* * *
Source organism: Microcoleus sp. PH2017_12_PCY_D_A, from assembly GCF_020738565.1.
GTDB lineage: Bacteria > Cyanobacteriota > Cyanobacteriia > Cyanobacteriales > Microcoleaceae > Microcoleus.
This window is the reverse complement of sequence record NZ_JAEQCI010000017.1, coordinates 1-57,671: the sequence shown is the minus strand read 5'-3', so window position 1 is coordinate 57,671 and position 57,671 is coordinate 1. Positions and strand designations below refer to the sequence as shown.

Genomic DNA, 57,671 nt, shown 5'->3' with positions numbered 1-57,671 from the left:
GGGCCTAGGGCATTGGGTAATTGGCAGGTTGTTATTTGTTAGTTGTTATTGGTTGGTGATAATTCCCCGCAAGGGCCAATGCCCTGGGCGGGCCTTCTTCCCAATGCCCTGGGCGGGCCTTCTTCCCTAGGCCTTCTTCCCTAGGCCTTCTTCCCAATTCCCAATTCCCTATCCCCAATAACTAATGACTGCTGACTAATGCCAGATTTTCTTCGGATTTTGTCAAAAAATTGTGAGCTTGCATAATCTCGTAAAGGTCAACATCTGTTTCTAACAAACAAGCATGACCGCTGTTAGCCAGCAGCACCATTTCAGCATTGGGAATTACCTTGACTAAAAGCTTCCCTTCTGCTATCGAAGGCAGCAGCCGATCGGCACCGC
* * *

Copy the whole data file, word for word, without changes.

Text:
Source organism: Microcoleus sp. PH2017_12_PCY_D_A, from assembly GCF_020738565.1.
GTDB lineage: Bacteria > Cyanobacteriota > Cyanobacteriia > Cyanobacteriales > Microcoleaceae > Microcoleus.
This window is the reverse complement of sequence record NZ_JAEQCI010000017.1, coordinates 1-57,671: the sequence shown is the minus strand read 5'-3', so window position 1 is coordinate 57,671 and position 57,671 is coordinate 1. Positions and strand designations below refer to the sequence as shown.

Genomic DNA, 57,671 nt, shown 5'->3' with positions numbered 1-57,671 from the left:
GGGCCTAGGGCATTGGGTAATTGGCAGGTTGTTATTTGTTAGTTGTTATTGGTTGGTGATAATTCCCCGCAAGGGCCAATGCCCTGGGCGGGCCTTCTTCCCAATGCCCTGGGCGGGCCTTCTTCCCTAGGCCTTCTTCCCTAGGCCTTCTTCCCAATTCCCAATTCCCTATCCCCAATAACTAATGACTGCTGACTAATGCCAGATTTTCTTCGGATTTTGTCAAAAAATTGTGAGCTTGCATAATCTCGTAAAGGTCAACATCTGTTTCTAACAAACAAGCATGACCGCTGTTAGCCAGCAGCACCATTTCAGCATTGGGAATTACCTTGACTAAAAGCTTCCCTTCTGCTATCGAAGGCAGCAGCCGATCGGCACCGC